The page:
Margaux Taylor Myriam Fitoussi
Grant TypeDissertation Fieldwork Grant
Institutional AffiliationColumbia U.
Grant numberGr. 9994
Approve DateAugust 26, 2020
Project TitleFitoussi, Margaux (Columbia U.) "The Lives of Quartier Lafayette: A Historical Anthropology of French Colonial-Era Architecture in the Tunisian Present"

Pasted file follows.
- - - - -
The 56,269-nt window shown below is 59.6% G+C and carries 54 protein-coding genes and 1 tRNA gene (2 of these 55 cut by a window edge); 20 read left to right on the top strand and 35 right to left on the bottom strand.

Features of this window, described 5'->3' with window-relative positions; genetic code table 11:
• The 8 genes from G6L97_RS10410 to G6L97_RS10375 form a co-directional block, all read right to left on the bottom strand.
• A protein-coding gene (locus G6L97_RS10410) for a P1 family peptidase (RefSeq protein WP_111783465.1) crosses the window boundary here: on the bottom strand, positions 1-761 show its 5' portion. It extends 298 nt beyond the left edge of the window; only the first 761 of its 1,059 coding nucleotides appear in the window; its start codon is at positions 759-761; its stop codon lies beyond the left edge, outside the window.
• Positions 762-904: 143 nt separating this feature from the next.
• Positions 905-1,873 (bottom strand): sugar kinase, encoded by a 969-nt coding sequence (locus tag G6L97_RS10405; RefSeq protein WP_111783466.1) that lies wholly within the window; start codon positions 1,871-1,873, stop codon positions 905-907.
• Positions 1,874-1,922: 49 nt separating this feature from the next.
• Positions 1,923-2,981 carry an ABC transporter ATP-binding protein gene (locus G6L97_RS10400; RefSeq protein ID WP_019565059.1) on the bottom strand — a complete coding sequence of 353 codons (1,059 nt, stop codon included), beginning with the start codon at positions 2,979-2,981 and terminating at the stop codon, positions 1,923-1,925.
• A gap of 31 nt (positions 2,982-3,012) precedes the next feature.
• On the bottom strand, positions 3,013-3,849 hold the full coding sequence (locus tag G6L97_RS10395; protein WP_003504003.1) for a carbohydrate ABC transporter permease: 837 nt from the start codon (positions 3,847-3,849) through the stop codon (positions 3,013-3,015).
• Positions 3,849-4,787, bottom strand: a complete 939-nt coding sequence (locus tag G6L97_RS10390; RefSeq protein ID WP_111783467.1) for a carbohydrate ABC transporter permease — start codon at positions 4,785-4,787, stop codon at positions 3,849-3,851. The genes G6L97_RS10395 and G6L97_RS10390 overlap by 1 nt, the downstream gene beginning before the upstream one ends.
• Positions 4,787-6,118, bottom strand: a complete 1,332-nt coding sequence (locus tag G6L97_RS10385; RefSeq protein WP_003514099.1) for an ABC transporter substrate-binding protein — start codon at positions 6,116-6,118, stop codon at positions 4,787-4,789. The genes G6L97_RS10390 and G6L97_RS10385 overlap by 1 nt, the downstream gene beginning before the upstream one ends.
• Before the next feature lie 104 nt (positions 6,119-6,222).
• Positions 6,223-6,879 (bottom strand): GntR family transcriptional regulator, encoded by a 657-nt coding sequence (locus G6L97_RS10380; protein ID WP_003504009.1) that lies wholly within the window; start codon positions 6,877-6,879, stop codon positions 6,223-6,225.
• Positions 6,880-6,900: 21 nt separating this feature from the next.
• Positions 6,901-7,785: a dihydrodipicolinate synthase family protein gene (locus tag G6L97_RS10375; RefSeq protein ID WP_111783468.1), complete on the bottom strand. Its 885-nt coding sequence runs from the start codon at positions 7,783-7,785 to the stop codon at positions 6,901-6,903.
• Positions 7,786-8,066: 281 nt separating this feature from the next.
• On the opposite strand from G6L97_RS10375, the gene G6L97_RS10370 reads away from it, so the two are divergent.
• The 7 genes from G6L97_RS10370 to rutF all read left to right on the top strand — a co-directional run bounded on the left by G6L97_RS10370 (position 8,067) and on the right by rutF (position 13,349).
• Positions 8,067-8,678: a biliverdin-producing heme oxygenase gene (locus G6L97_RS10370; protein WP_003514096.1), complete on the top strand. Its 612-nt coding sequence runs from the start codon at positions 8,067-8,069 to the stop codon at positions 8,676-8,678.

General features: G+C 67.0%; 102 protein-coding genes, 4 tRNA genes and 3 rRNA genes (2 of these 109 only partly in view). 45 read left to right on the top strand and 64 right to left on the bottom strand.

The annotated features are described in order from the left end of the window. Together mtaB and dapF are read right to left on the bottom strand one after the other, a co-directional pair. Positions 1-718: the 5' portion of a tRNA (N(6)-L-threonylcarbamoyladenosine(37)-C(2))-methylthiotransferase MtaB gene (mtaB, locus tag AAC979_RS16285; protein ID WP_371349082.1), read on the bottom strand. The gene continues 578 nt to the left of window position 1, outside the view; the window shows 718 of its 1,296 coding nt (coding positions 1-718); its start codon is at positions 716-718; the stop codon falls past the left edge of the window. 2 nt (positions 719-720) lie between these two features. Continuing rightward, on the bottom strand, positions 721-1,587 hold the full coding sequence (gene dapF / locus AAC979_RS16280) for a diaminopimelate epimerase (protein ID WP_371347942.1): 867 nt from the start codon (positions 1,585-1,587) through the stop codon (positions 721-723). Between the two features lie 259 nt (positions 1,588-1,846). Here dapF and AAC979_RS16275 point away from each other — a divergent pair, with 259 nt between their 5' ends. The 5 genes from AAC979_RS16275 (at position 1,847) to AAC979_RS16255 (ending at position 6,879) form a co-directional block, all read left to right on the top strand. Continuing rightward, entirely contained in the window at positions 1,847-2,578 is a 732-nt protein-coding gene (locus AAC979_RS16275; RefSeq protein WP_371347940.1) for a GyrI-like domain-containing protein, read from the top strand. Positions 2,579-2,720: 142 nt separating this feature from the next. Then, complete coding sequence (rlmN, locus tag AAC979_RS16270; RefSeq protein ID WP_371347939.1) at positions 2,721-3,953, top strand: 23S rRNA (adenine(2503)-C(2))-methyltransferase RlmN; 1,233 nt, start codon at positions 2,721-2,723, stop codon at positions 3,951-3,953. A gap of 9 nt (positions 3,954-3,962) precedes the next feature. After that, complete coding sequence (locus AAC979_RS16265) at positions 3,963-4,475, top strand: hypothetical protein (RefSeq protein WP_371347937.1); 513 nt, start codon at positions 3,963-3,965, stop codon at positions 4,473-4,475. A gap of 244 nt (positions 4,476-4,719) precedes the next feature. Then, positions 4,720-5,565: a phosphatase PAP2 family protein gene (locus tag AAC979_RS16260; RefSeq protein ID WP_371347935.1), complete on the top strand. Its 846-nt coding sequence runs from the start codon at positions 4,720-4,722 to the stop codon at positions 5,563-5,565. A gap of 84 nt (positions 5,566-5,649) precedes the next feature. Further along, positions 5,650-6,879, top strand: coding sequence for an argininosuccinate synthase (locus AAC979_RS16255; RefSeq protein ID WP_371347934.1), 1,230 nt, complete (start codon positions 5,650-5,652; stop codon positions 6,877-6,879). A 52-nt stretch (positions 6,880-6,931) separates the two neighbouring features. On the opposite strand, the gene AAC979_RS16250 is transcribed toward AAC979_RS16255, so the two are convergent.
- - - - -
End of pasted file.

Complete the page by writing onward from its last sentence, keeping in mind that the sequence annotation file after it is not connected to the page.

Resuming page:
This project examines how buildings become ideological, financial, and/or affective sites of investment in the wake of the 2011 Tunisian uprising. The preservation of French colonial-era architecture has become a locus of negotiation in the refashioning of Tunisia as a cosmopolitan, liberal-secular democracy. What does architectural preservation mean in post-revolutionary Tunisia? How do projects of decolonization, class struggle, and preservation co-exist? To answer these questions, I turn ethnographic attention to preservation as a site of symbolic and material struggle in downtown Tunis. I examine disputes over Quartier Lafayette, a French colonial-era neighborhood, which had a concentration of Tunisian Jews until the 1960s, when the majority moved to France and were replaced by rural migrants. In 2018, a civil society campaign, Where is the heritage?, temporarily halted the classification of colonial-era neighborhoods as structurally unsound. Tunisians working in urbanism invoke preservation in the name of heritage. Impoverished residents of the neighborhood, for their part, do so in order to protect themselves from eviction and homelessness. Through an exploration of the semiotic, political, and material dimensions of “preservation,” I ask, what might we learn about contemporary struggles about the past, present and future of Tunis in particular, and Tunisia more generally?